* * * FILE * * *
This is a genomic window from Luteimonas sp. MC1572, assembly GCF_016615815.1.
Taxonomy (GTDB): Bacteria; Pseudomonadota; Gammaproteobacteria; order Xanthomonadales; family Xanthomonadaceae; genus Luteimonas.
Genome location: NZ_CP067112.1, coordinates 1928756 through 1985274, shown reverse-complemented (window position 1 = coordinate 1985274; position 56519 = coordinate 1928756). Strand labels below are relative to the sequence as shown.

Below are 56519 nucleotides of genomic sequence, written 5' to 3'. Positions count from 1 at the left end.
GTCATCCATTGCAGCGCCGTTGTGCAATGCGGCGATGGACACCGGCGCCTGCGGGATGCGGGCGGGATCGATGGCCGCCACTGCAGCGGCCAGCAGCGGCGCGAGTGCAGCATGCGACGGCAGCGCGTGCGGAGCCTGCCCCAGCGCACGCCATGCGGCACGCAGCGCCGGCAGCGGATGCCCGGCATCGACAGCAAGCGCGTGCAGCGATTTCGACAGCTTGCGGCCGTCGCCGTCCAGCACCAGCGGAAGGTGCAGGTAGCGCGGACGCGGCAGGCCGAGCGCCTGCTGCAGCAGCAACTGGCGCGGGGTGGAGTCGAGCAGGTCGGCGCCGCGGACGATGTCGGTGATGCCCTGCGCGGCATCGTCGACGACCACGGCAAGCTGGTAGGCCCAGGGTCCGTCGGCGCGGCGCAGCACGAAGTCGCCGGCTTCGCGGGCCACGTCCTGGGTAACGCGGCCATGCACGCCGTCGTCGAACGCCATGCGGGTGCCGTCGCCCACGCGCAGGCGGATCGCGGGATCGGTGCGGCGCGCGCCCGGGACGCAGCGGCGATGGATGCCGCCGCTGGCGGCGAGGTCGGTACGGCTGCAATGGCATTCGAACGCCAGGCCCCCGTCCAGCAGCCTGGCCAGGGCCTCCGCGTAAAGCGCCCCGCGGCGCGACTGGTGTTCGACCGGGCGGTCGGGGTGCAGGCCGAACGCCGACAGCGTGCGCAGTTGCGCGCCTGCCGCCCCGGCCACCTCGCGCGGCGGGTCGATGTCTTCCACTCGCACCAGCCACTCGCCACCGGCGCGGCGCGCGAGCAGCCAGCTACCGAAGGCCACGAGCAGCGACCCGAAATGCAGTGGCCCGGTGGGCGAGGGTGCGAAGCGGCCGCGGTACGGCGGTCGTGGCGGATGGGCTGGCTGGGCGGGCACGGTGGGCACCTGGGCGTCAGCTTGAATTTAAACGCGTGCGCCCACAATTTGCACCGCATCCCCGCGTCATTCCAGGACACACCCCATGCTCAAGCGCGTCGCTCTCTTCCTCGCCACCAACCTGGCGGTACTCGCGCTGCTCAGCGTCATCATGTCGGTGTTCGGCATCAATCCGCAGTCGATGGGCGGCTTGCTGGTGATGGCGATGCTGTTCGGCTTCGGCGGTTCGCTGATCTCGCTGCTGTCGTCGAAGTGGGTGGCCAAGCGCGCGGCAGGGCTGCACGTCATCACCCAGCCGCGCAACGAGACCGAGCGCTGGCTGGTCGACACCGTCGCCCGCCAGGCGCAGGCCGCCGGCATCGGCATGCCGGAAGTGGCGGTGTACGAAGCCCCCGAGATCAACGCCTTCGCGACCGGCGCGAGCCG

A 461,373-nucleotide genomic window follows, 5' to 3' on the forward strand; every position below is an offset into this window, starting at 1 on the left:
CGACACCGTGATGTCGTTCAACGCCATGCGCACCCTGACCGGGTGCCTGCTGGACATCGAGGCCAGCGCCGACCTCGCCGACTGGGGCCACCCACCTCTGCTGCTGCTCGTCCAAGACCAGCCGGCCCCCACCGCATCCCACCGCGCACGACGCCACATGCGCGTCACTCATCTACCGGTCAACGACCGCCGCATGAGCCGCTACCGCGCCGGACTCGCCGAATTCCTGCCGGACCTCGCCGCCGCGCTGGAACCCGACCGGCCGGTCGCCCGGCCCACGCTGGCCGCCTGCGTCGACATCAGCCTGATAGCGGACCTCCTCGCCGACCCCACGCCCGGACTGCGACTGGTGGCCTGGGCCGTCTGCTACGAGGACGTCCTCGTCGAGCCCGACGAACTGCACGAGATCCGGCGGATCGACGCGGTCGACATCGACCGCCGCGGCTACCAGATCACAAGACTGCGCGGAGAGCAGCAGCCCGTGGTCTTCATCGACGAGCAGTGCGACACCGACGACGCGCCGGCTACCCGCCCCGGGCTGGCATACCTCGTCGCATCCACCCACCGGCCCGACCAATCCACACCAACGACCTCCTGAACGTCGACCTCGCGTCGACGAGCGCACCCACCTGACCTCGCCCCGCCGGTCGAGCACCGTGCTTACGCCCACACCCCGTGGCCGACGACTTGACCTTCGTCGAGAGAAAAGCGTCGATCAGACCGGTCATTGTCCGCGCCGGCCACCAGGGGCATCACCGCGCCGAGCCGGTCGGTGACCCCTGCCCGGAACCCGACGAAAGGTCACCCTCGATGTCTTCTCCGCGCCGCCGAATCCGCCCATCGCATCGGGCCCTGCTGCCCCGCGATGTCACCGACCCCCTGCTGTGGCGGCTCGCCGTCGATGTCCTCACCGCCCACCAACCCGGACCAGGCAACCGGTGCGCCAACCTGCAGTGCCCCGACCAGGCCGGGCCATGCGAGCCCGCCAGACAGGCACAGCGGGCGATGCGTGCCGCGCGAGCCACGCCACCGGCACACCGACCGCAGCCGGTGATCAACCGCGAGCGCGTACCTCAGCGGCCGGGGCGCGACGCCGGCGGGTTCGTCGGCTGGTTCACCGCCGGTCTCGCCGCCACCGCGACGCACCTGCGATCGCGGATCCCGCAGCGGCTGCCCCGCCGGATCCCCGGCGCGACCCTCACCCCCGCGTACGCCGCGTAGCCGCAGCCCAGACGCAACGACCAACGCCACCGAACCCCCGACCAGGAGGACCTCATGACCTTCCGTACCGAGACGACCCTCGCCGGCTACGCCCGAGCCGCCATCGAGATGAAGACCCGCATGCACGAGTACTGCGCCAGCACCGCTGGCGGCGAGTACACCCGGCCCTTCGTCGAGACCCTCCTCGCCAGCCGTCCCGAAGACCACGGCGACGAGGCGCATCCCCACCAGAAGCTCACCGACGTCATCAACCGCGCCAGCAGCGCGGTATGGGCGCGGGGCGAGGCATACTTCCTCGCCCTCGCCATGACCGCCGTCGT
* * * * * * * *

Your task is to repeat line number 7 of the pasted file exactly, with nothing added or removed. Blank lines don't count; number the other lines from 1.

CGACACCGTGATGTCGTTCAACGCCATGCGCACCCTGACCGGGTGCCTGCTGGACATCGAGGCCAGCGCCGACCTCGCCGACTGGGGCCACCCACCTCTGCTGCTGCTCGTCCAAGACCAGCCGGCCCCCACCGCATCCCACCGCGCACGACGCCACATGCGCGTCACTCATCTACCGGTCAACGACCGCCGCATGAGCCGCTACCGCGCCGGACTCGCCGAATTCCTGCCGGACCTCGCCGCCGCGCTGGAACCCGACCGGCCGGTCGCCCGGCCCACGCTGGCCGCCTGCGTCGACATCAGCCTGATAGCGGACCTCCTCGCCGACCCCACGCCCGGACTGCGACTGGTGGCCTGGGCCGTCTGCTACGAGGACGTCCTCGTCGAGCCCGACGAACTGCACGAGATCCGGCGGATCGACGCGGTCGACATCGACCGCCGCGGCTACCAGATCACAAGACTGCGCGGAGAGCAGCAGCCCGTGGTCTTCATCGACGAGCAGTGCGACACCGACGACGCGCCGGCTACCCGCCCCGGGCTGGCATACCTCGTCGCATCCACCCACCGGCCCGACCAATCCACACCAACGACCTCCTGAACGTCGACCTCGCGTCGACGAGCGCACCCACCTGACCTCGCCCCGCCGGTCGAGCACCGTGCTTACGCCCACACCCCGTGGCCGACGACTTGACCTTCGTCGAGAGAAAAGCGTCGATCAGACCGGTCATTGTCCGCGCCGGCCACCAGGGGCATCACCGCGCCGAGCCGGTCGGTGACCCCTGCCCGGAACCCGACGAAAGGTCACCCTCGATGTCTTCTCCGCGCCGCCGAATCCGCCCATCGCATCGGGCCCTGCTGCCCCGCGATGTCACCGACCCCCTGCTGTGGCGGCTCGCCGTCGATGTCCTCACCGCCCACCAACCCGGACCAGGCAACCGGTGCGCCAACCTGCAGTGCCCCGACCAGGCCGGGCCATGCGAGCCCGCCAGACAGGCACAGCGGGCGATGCGTGCCGCGCGAGCCACGCCACCGGCACACCGACCGCAGCCGGTGATCAACCGCGAGCGCGTACCTCAGCGGCCGGGGCGCGACGCCGGCGGGTTCGTCGGCTGGTTCACCGCCGGTCTCGCCGCCACCGCGACGCACCTGCGATCGCGGATCCCGCAGCGGCTGCCCCGCCGGATCCCCGGCGCGACCCTCACCCCCGCGTACGCCGCGTAGCCGCAGCCCAGACGCAACGACCAACGCCACCGAACCCCCGACCAGGAGGACCTCATGACCTTCCGTACCGAGACGACCCTCGCCGGCTACGCCCGAGCCGCCATCGAGATGAAGACCCGCATGCACGAGTACTGCGCCAGCACCGCTGGCGGCGAGTACACCCGGCCCTTCGTCGAGACCCTCCTCGCCAGCCGTCCCGAAGACCACGGCGACGAGGCGCATCCCCACCAGAAGCTCACCGACGTCATCAACCGCGCCAGCAGCGCGGTATGGGCGCGGGGCGAGGCATACTTCCTCGCCCTCGCCATGACCGCCGTCGT